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Mary Mother Of Jesus (Bibletime Books) Tankobon Hardcover – May 3, 1999
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Also the author asserts that Jesus gave Mary to be John's mother because he felt sorry for her. Surely he did this not to pity Mary but because he knew John, and all of us need the wondrous motherhood of Mary.
The following extract is from Catholic Answers:
And [the angel Gabriel] came to [Mary] and said, "Hail, full of grace, the Lord is with you!" But she was greatly troubled at the saying, and considered in her mind what sort of greeting this might be. And the angel said to her, "Do not be afraid, Mary, for you have found favor with God." (Luke 1:28-30)
Many Protestants will insist this text to be little more than a common greeting of the Archangel Gabriel to Mary. "What does this have to do with Mary being without sin?" Yet, the truth is, according to Mary herself, this was no common greeting. The text reveals Mary to have been "greatly troubled at the saying and considered in her mind what sort of greeting this might be" (Luke 1:29, emphasis added). What was it about this greeting that was so uncommon for Mary to react this way? We can consider at least two key.aspects.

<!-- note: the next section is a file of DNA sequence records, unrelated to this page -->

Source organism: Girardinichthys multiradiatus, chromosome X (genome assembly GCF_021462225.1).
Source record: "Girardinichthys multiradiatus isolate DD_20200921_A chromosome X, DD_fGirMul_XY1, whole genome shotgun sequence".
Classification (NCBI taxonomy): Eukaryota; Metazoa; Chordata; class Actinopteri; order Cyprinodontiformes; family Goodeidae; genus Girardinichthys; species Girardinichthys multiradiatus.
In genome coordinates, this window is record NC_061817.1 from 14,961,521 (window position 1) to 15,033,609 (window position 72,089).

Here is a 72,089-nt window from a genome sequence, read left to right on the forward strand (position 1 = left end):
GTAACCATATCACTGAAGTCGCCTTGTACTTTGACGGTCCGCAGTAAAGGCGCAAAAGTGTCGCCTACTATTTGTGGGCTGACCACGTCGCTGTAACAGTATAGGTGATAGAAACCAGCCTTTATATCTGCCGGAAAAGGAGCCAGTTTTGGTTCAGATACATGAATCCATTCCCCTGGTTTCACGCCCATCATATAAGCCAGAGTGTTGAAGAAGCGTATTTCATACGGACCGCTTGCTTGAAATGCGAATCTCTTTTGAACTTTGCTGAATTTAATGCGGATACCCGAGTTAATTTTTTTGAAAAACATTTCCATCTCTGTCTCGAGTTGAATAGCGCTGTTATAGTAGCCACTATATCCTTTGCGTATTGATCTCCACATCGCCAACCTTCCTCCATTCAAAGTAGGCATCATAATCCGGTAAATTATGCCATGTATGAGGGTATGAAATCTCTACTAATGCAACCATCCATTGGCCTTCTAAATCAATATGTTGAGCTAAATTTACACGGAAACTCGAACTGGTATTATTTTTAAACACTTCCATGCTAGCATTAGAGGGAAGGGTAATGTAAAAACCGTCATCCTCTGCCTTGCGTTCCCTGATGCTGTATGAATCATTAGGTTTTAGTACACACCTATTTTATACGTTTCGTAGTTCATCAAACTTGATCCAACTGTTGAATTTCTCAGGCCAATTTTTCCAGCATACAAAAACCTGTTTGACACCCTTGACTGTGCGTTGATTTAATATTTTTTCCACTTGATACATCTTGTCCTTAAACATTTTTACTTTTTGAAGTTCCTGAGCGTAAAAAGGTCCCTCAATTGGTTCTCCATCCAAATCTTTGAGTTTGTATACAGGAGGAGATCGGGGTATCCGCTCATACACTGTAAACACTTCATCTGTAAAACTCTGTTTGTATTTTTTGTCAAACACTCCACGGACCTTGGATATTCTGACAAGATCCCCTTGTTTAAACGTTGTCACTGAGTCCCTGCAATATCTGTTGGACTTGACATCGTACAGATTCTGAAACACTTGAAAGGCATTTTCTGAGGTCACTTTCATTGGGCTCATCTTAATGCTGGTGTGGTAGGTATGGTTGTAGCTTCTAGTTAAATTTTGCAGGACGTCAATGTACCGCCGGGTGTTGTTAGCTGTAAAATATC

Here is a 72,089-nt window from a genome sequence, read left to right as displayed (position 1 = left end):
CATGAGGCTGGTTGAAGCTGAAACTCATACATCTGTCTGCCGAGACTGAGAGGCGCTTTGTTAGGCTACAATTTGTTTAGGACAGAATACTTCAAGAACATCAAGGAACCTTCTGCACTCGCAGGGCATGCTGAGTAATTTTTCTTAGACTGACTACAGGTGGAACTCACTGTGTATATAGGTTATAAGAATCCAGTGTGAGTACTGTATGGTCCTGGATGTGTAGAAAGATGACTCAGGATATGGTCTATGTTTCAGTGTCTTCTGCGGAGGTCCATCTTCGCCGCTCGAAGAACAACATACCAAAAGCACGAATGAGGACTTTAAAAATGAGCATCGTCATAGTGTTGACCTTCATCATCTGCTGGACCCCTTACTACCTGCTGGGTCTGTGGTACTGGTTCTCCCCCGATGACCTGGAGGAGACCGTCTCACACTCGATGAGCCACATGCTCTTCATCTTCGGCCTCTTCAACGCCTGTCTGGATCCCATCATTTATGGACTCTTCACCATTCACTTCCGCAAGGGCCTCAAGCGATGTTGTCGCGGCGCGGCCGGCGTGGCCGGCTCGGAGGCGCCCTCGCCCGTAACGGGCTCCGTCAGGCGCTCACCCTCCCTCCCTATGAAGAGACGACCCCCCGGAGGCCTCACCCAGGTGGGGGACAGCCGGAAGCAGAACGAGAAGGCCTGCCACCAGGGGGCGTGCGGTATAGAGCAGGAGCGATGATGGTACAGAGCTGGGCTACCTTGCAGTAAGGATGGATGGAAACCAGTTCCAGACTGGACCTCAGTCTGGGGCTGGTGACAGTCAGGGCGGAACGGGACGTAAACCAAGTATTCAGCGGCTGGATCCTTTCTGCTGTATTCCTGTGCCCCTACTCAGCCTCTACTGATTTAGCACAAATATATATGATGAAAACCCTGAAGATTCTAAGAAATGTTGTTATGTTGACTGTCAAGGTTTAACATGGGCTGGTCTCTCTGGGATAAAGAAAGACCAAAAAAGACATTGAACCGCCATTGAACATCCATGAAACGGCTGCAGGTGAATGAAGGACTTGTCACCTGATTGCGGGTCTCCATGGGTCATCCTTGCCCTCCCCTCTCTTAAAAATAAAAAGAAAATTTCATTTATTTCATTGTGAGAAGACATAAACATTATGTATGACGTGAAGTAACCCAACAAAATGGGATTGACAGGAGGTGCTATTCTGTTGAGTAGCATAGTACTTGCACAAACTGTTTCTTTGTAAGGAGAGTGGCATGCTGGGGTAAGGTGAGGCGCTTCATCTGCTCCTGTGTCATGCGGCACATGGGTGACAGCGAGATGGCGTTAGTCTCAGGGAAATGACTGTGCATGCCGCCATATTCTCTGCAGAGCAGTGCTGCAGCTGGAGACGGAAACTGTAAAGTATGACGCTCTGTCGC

First, according to biblical scholars (as well as Pope John Paul II), the angel did more than simply greet Mary. The angel actually communicated a new name or title to her. (cf. Redemptoris Mater, 8, 9). In Greek, the greeting was kaire, kekaritomene, or "Hail, full of grace." Generally speaking, when one greeted another with kaire, a name or title would be found in the immediate context. "Hail, king of the Jews" in John 19:3 and "Claudias Lysias, to his Excellency the governor Felix, greeting" (Acts 23:26) are two biblical examples of this. The fact that the angel replaces Mary’s name in the greeting with "full of grace" was anything but common.